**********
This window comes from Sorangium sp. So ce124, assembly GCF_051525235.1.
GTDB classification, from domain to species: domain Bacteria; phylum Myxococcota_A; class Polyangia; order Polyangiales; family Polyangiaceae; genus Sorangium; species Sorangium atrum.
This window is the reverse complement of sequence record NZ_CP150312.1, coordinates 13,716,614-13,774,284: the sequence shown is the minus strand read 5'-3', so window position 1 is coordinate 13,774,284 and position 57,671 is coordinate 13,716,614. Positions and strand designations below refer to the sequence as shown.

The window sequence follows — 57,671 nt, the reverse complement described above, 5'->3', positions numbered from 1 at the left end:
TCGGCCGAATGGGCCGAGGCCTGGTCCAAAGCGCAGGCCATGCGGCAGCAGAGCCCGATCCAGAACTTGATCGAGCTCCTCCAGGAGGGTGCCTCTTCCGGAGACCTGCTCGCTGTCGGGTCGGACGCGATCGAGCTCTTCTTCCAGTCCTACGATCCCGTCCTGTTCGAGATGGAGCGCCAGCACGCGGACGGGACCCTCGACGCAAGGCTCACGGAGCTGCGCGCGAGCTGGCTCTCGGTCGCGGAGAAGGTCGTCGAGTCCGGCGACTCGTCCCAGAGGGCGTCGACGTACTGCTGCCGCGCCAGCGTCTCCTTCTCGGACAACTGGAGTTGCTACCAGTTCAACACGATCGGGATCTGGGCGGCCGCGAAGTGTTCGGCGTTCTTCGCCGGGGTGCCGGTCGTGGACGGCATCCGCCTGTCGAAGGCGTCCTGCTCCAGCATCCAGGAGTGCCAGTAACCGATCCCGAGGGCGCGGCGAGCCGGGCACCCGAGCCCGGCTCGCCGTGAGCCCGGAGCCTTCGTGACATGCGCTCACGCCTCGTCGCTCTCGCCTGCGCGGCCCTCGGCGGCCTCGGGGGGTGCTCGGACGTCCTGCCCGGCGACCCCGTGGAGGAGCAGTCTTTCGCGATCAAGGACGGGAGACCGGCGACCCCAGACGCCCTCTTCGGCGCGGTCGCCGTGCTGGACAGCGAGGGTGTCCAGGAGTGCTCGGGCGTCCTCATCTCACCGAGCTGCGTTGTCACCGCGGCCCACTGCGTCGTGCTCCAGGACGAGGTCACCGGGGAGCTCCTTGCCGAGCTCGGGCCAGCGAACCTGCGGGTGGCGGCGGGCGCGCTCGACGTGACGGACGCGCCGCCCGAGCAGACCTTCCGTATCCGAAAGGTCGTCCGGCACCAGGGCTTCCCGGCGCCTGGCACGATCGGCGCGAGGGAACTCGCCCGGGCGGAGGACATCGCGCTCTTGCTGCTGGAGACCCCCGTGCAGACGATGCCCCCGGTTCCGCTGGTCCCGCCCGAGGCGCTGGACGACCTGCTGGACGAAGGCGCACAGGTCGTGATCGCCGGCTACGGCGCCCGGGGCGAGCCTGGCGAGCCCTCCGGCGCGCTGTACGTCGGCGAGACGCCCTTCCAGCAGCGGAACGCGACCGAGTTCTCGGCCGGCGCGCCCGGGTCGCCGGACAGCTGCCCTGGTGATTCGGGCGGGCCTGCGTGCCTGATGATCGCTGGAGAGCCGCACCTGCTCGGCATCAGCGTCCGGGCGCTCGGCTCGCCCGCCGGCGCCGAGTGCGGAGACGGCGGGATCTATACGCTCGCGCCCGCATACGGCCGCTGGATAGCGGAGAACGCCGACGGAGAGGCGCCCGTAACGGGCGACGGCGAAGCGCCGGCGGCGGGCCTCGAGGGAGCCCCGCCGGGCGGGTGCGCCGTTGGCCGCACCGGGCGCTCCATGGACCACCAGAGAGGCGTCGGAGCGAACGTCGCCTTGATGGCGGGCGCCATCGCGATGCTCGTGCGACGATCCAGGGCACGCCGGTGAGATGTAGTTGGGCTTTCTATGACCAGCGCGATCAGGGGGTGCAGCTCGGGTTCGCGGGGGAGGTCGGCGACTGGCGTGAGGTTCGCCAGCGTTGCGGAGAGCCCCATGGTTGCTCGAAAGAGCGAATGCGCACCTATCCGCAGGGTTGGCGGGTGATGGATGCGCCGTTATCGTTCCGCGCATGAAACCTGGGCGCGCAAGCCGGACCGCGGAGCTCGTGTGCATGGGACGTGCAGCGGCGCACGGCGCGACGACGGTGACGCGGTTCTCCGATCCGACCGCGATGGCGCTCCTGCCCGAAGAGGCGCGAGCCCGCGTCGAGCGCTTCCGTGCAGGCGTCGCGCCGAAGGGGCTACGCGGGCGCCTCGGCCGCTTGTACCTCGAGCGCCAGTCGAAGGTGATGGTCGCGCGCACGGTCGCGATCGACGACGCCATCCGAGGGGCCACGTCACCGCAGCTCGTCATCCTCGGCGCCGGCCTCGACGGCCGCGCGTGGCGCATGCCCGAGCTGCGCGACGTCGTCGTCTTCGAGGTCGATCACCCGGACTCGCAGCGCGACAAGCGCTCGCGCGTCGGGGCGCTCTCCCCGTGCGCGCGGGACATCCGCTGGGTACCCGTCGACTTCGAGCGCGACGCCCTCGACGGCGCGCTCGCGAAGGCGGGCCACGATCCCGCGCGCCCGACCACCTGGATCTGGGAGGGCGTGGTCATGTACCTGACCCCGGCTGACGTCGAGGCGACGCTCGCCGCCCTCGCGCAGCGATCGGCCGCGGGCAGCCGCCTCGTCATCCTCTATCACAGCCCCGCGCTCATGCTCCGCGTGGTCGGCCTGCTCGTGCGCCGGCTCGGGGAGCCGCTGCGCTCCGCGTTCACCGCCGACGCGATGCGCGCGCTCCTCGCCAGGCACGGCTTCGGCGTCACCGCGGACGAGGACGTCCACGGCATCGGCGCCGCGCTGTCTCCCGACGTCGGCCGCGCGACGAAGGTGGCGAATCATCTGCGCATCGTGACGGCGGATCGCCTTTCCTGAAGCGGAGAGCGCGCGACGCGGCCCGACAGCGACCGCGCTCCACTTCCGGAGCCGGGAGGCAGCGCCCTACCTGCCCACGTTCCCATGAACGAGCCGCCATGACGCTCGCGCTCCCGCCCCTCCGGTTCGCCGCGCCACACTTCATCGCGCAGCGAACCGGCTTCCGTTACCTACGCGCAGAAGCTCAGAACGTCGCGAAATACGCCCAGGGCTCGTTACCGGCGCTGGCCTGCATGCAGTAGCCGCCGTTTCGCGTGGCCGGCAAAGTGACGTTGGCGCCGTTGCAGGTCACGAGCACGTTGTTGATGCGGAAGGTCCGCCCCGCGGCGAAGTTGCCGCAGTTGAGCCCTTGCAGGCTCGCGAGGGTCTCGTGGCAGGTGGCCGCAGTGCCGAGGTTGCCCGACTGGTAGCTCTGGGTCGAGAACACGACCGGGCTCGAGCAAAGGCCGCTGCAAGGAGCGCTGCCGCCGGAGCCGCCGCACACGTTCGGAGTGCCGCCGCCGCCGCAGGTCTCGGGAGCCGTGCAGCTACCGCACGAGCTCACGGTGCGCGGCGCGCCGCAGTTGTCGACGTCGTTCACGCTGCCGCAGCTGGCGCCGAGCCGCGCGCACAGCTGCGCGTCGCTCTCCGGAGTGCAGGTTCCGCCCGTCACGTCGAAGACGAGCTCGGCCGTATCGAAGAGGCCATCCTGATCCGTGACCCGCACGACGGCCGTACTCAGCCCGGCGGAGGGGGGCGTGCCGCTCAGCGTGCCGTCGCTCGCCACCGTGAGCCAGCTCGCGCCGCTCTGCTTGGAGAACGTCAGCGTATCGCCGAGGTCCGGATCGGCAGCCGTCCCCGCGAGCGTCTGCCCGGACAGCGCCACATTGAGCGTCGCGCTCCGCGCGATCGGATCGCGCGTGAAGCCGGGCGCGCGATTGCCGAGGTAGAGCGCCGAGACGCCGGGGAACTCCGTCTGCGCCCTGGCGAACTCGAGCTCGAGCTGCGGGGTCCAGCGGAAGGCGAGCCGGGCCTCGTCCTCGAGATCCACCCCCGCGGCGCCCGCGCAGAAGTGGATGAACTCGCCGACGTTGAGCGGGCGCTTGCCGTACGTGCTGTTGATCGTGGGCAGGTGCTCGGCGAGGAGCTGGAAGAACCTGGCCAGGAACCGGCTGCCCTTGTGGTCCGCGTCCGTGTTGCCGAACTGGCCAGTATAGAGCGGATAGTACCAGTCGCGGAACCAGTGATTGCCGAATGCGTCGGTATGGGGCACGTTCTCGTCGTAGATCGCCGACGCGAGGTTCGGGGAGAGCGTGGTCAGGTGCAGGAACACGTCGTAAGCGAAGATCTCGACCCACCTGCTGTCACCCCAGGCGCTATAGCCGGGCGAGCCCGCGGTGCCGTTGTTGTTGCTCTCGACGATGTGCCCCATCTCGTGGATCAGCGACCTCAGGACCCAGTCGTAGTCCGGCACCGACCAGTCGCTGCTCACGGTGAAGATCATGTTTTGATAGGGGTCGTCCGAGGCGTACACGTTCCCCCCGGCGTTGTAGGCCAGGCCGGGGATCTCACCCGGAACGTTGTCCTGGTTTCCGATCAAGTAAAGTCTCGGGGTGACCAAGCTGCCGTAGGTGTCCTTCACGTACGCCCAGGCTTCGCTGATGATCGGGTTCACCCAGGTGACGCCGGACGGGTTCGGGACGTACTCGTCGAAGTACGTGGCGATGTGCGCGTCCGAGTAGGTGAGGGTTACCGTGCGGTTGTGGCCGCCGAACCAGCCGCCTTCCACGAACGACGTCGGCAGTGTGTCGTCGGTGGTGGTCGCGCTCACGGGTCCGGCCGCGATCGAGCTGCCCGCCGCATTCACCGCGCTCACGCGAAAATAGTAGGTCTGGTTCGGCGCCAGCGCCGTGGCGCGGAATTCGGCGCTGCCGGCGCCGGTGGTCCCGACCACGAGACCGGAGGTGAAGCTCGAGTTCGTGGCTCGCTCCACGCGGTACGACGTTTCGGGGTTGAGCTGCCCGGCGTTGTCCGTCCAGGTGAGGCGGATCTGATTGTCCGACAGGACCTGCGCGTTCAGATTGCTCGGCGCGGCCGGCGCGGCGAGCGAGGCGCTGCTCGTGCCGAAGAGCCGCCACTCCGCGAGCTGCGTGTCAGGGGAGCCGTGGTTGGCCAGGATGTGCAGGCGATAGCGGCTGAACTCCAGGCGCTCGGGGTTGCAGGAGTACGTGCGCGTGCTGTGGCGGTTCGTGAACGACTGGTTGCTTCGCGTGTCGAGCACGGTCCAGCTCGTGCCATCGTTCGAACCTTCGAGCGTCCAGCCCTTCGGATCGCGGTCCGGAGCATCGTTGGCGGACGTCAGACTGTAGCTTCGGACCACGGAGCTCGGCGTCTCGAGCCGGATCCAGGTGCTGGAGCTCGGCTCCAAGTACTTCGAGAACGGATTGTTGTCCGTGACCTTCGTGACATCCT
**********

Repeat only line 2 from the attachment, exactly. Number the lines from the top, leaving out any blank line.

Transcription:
GTDB classification, from domain to species: domain Bacteria; phylum Myxococcota_A; class Polyangia; order Polyangiales; family Polyangiaceae; genus Sorangium; species Sorangium atrum.